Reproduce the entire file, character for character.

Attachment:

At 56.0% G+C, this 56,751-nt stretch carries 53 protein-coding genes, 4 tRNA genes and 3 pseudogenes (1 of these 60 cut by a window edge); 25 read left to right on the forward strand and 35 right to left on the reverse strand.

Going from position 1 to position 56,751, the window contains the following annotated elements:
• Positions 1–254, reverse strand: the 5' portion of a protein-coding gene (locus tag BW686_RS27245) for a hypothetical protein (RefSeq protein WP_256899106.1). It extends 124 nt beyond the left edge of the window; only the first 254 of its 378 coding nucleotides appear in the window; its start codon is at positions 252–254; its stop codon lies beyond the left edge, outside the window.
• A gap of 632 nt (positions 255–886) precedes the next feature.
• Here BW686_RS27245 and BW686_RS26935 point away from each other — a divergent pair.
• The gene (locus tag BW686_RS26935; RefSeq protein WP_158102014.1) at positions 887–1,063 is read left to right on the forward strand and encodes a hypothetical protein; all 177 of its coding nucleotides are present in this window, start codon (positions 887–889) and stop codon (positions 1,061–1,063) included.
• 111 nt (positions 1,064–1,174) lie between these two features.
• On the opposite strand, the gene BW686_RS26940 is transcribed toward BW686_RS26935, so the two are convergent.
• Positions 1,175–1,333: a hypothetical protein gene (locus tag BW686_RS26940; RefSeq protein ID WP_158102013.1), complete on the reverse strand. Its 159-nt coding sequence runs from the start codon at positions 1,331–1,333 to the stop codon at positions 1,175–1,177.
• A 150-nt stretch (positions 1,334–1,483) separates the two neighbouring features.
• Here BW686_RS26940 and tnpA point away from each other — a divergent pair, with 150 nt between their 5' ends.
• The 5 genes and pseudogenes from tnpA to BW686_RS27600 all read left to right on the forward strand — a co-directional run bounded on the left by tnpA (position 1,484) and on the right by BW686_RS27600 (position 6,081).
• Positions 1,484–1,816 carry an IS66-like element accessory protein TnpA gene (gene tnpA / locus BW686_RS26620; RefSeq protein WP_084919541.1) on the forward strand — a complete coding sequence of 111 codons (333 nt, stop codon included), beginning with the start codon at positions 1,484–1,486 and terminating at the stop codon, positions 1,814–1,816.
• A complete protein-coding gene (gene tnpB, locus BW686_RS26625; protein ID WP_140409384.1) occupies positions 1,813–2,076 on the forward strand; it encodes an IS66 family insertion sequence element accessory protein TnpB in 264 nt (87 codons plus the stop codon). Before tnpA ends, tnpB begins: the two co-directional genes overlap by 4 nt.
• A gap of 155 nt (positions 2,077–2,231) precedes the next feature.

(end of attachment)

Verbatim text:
At 56.0% G+C, this 56,751-nt stretch carries 53 protein-coding genes, 4 tRNA genes and 3 pseudogenes (1 of these 60 cut by a window edge); 25 read left to right on the forward strand and 35 right to left on the reverse strand.

Going from position 1 to position 56,751, the window contains the following annotated elements:
• Positions 1–254, reverse strand: the 5' portion of a protein-coding gene (locus tag BW686_RS27245) for a hypothetical protein (RefSeq protein WP_256899106.1). It extends 124 nt beyond the left edge of the window; only the first 254 of its 378 coding nucleotides appear in the window; its start codon is at positions 252–254; its stop codon lies beyond the left edge, outside the window.
• A gap of 632 nt (positions 255–886) precedes the next feature.
• Here BW686_RS27245 and BW686_RS26935 point away from each other — a divergent pair.
• The gene (locus tag BW686_RS26935; RefSeq protein WP_158102014.1) at positions 887–1,063 is read left to right on the forward strand and encodes a hypothetical protein; all 177 of its coding nucleotides are present in this window, start codon (positions 887–889) and stop codon (positions 1,061–1,063) included.
• 111 nt (positions 1,064–1,174) lie between these two features.
• On the opposite strand, the gene BW686_RS26940 is transcribed toward BW686_RS26935, so the two are convergent.
• Positions 1,175–1,333: a hypothetical protein gene (locus tag BW686_RS26940; RefSeq protein ID WP_158102013.1), complete on the reverse strand. Its 159-nt coding sequence runs from the start codon at positions 1,331–1,333 to the stop codon at positions 1,175–1,177.
• A 150-nt stretch (positions 1,334–1,483) separates the two neighbouring features.
• Here BW686_RS26940 and tnpA point away from each other — a divergent pair, with 150 nt between their 5' ends.
• The 5 genes and pseudogenes from tnpA to BW686_RS27600 all read left to right on the forward strand — a co-directional run bounded on the left by tnpA (position 1,484) and on the right by BW686_RS27600 (position 6,081).
• Positions 1,484–1,816 carry an IS66-like element accessory protein TnpA gene (gene tnpA / locus BW686_RS26620; RefSeq protein WP_084919541.1) on the forward strand — a complete coding sequence of 111 codons (333 nt, stop codon included), beginning with the start codon at positions 1,484–1,486 and terminating at the stop codon, positions 1,814–1,816.
• A complete protein-coding gene (gene tnpB, locus BW686_RS26625; protein ID WP_140409384.1) occupies positions 1,813–2,076 on the forward strand; it encodes an IS66 family insertion sequence element accessory protein TnpB in 264 nt (87 codons plus the stop codon). Before tnpA ends, tnpB begins: the two co-directional genes overlap by 4 nt.
• A gap of 155 nt (positions 2,077–2,231) precedes the next feature.